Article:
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Honor Guard Does 'Whatever It Takes' to Pay Tribute to Fallen Officers
By Rachel Friederich, Washington Department Of Corrections
Published: 02/06/2017

Wa_doc_honor_guard When an officer dies in the line of duty, the community is shaken to its core. Family members, friends and co-workers grieve. While everyone else mourns, the honor guard steps up to ensure the officer's tribute is flawless.

"It's not just about the person who died," says Corrections Officer Roland Pascua, an honor guard member at the Monroe Correctional Complex (MCC). "We do whatever it takes to honor their family member. It's the last impression they'll see of how their loved one is remembered. It's your duty to always be there for that family member."

Pascua has been an honor guard member for 30 years and was one of the Hawaii Department of Public Safety Corrections Division's first honor guard members. He took a job at MCC in 2008 and has partaken in several remembrance ceremonies for Corrections Officer Jayme Biendl. An inmate murdered Biendl inside a chapel at MCC in 2011 at the end of her shift. January 29 will mark the six-year anniversary of her death.

Biendl's family members are invited to a ceremony at MCC on the last Friday of January each year. Pascua's gotten to know some of them and says providing support and comfort to family members is one of the most important duties an honor guard member has.

"It was very hard for all of us to see what happened and go through what we went through," Pascua said. "But when family members come up to you after a ceremony to say 'Thank you, thanks for doing this,' it makes you feel so humble and loved. It makes up for almost everything else you go through."

Duties of Honor
There are several tasks honor guard members perform after a line of duty death. From the moment an officer dies to the moment they are buried, honor guard members are assigned to watch over the officer's body 24 hours a day to ensure he or she is never alone. This includes transport of the body to the medical examiner's office or funeral home, to the ceremony site and to its final resting place. Honor guard members are also assigned to watch over family members before, during and after a memorial service and escort them to their seats during the service.

Line of duty death memorial services aren't the only events in which honor guard members participate. They can also perform at departmental formal graduation ceremonies, award celebrations, parades and Veteran's or Memorial Day commemorations. They may partake in department-approved funerals for current or former employees. Additionally, honor guard members may be deployed to assist other law enforcement or correctional agencies with any of these events all across America.

Teaching Others
Corrections staff who have coordinated line of duty death memorial services have helped teach others about the best ways agencies can support itself and families of fallen officers. Greg Miller, the Washington Department of Corrections' Chief of Emergency Operations who is also a member of the Behind the Badge Foundation's Line of Duty Death Response Team, helped facilitate a briefing in Aurora, Colo., this month for law enforcement officers from 18 agencies. Aurora Police Chief Nick Metz asked Miller and three other members of the Line of Duty Death Response Team to speak about how team members in Washington plan and manage memorial services and provide support to agencies and family members. Miller shared Biendl's story and his insights as a logistics section chief. He and the team discussed all the components of making sure each service is as solemn and professional as possible.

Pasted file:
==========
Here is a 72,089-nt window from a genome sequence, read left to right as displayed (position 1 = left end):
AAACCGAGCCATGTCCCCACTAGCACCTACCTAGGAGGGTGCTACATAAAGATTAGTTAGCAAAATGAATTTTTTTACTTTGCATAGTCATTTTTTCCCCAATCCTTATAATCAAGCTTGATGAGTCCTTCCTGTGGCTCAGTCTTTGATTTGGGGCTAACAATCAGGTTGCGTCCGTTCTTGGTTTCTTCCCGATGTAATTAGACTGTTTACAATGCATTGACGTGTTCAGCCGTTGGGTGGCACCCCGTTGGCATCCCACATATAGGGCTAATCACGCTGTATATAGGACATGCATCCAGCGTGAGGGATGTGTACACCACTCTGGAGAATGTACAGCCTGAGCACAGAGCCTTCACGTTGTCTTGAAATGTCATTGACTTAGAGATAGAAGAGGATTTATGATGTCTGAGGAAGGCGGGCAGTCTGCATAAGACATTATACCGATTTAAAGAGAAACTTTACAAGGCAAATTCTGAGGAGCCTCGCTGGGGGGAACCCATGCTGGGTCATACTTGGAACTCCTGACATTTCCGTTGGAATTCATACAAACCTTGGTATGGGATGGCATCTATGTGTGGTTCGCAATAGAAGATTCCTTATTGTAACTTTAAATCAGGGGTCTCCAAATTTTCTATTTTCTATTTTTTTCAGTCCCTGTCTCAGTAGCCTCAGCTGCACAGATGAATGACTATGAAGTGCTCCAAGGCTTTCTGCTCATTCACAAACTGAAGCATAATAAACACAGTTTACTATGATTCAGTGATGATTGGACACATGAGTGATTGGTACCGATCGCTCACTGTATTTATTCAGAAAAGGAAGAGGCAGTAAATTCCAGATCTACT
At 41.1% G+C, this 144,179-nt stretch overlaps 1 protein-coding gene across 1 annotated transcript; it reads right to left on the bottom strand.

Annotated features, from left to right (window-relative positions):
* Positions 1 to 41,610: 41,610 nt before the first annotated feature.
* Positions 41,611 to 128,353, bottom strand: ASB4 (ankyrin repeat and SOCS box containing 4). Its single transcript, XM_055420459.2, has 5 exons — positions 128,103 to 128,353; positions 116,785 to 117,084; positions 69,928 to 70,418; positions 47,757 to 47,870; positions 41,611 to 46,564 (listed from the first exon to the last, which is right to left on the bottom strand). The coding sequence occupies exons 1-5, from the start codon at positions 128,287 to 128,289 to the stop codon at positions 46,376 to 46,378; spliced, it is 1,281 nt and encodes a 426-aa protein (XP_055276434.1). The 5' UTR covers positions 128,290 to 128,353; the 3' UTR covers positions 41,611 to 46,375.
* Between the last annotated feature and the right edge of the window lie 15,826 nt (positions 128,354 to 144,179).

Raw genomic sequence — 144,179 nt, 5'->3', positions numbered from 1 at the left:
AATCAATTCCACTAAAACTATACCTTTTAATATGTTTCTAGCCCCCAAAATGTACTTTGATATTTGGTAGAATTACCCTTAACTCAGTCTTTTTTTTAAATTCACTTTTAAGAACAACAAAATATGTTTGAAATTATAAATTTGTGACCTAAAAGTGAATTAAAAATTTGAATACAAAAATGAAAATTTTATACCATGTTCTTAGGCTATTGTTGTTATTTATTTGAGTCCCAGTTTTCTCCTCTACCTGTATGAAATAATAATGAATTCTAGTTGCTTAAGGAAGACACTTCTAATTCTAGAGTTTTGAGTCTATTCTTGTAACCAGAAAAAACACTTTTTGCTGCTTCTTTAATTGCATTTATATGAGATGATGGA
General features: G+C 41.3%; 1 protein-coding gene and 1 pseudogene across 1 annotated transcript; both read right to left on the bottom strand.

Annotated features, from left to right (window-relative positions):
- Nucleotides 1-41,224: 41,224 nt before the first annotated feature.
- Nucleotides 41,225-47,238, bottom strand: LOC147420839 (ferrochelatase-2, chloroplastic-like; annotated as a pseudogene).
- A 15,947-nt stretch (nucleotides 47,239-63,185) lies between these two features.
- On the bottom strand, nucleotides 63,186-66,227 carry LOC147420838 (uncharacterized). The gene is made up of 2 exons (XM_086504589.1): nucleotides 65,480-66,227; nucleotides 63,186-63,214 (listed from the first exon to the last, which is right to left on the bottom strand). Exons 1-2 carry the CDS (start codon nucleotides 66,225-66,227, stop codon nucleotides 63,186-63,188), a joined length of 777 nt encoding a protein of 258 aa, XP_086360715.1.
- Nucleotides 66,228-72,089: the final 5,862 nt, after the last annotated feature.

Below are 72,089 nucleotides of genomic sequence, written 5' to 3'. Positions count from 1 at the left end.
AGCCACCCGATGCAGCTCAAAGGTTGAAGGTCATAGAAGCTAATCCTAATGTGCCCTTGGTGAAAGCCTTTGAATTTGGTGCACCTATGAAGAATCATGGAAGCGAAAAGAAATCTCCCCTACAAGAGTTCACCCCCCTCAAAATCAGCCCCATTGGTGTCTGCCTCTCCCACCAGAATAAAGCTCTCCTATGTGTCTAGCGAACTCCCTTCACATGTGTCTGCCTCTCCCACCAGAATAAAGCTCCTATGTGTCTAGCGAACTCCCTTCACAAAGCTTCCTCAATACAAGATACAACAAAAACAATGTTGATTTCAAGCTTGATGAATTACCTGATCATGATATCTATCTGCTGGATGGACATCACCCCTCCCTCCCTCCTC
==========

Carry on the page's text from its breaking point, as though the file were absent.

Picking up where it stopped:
"Every family member is watching their loved one's service, every audience member and every news station is watching and you only get once chance to get it right," Miller said. "Surviving family members often say the things that stick out to them in memory were the things that didn't go well or made them feel unimportant. The affected agency and family is counting on us to get it right."

He adds the most rewarding part of teaching to others is to honor the memory of Biendl.

"Every time I get deployed to teach, share a plan or memorial service I do it for Jayme," Miller said. "Her sacrifice has had a great impact in the agency, around staff safety and relationships we now have with other law enforcement agencies that I can call when I need help or when someone needs us. My ability to do this work is only there because of Jayme. It's my job, it's our job, to represent her and never forget."

For more information about the DOC's Honor Guard or to request a deployment, please visit our Honor Guard page..



Rachel Friederich is a Communications Consultant for the Washington State Department of Corrections. She earned her bachelor’s degree in communications from Central Washington University. She has worked communications and public relations for various Washington non-profit organizations as well as a reporter at newspapers and radio stations across Washington including The Daily World, Yakima Herald-Republic, and KGY-AM in Olympia.


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